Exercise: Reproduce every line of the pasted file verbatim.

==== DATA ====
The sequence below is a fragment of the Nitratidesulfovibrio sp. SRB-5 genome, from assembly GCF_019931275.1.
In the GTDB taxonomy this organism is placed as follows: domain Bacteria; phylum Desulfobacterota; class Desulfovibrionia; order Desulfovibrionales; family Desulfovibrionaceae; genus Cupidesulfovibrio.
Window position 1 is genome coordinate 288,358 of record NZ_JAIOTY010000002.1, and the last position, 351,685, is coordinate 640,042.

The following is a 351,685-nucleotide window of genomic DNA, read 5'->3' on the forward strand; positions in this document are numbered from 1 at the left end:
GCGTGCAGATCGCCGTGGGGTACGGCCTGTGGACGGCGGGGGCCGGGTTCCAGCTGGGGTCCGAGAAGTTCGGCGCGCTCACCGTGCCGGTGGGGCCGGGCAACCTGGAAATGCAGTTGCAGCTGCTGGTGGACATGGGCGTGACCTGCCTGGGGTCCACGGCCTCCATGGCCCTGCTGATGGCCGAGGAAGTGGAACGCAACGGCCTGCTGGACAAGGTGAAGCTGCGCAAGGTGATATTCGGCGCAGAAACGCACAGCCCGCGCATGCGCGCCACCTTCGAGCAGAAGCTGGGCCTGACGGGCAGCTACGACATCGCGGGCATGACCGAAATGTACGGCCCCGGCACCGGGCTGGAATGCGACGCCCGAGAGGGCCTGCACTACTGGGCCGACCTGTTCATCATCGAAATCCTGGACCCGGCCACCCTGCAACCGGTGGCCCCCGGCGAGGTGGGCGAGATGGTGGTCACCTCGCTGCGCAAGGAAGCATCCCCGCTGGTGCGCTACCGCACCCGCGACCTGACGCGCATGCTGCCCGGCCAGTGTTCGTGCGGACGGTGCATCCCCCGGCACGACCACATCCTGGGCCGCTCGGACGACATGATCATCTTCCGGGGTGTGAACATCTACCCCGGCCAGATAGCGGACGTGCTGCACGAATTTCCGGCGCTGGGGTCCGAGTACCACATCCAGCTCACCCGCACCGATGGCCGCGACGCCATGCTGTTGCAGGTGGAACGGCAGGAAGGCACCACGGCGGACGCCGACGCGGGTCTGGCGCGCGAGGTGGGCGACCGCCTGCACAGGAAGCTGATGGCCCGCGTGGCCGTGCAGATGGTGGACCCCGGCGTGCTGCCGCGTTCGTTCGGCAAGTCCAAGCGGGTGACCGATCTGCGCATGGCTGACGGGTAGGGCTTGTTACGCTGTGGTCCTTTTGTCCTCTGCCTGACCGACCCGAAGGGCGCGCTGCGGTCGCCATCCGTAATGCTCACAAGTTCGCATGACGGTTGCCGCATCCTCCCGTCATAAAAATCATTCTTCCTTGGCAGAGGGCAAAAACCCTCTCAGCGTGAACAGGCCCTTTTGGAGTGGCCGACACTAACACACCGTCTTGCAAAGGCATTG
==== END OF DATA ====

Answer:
The sequence below is a fragment of the Nitratidesulfovibrio sp. SRB-5 genome, from assembly GCF_019931275.1.
In the GTDB taxonomy this organism is placed as follows: domain Bacteria; phylum Desulfobacterota; class Desulfovibrionia; order Desulfovibrionales; family Desulfovibrionaceae; genus Cupidesulfovibrio.
Window position 1 is genome coordinate 288,358 of record NZ_JAIOTY010000002.1, and the last position, 351,685, is coordinate 640,042.

The following is a 351,685-nucleotide window of genomic DNA, read 5'->3' on the forward strand; positions in this document are numbered from 1 at the left end:
GCGTGCAGATCGCCGTGGGGTACGGCCTGTGGACGGCGGGGGCCGGGTTCCAGCTGGGGTCCGAGAAGTTCGGCGCGCTCACCGTGCCGGTGGGGCCGGGCAACCTGGAAATGCAGTTGCAGCTGCTGGTGGACATGGGCGTGACCTGCCTGGGGTCCACGGCCTCCATGGCCCTGCTGATGGCCGAGGAAGTGGAACGCAACGGCCTGCTGGACAAGGTGAAGCTGCGCAAGGTGATATTCGGCGCAGAAACGCACAGCCCGCGCATGCGCGCCACCTTCGAGCAGAAGCTGGGCCTGACGGGCAGCTACGACATCGCGGGCATGACCGAAATGTACGGCCCCGGCACCGGGCTGGAATGCGACGCCCGAGAGGGCCTGCACTACTGGGCCGACCTGTTCATCATCGAAATCCTGGACCCGGCCACCCTGCAACCGGTGGCCCCCGGCGAGGTGGGCGAGATGGTGGTCACCTCGCTGCGCAAGGAAGCATCCCCGCTGGTGCGCTACCGCACCCGCGACCTGACGCGCATGCTGCCCGGCCAGTGTTCGTGCGGACGGTGCATCCCCCGGCACGACCACATCCTGGGCCGCTCGGACGACATGATCATCTTCCGGGGTGTGAACATCTACCCCGGCCAGATAGCGGACGTGCTGCACGAATTTCCGGCGCTGGGGTCCGAGTACCACATCCAGCTCACCCGCACCGATGGCCGCGACGCCATGCTGTTGCAGGTGGAACGGCAGGAAGGCACCACGGCGGACGCCGACGCGGGTCTGGCGCGCGAGGTGGGCGACCGCCTGCACAGGAAGCTGATGGCCCGCGTGGCCGTGCAGATGGTGGACCCCGGCGTGCTGCCGCGTTCGTTCGGCAAGTCCAAGCGGGTGACCGATCTGCGCATGGCTGACGGGTAGGGCTTGTTACGCTGTGGTCCTTTTGTCCTCTGCCTGACCGACCCGAAGGGCGCGCTGCGGTCGCCATCCGTAATGCTCACAAGTTCGCATGACGGTTGCCGCATCCTCCCGTCATAAAAATCATTCTTCCTTGGCAGAGGGCAAAAACCCTCTCAGCGTGAACAGGCCCTTTTGGAGTGGCCGACACTAACACACCGTCTTGCAAAGGCATTG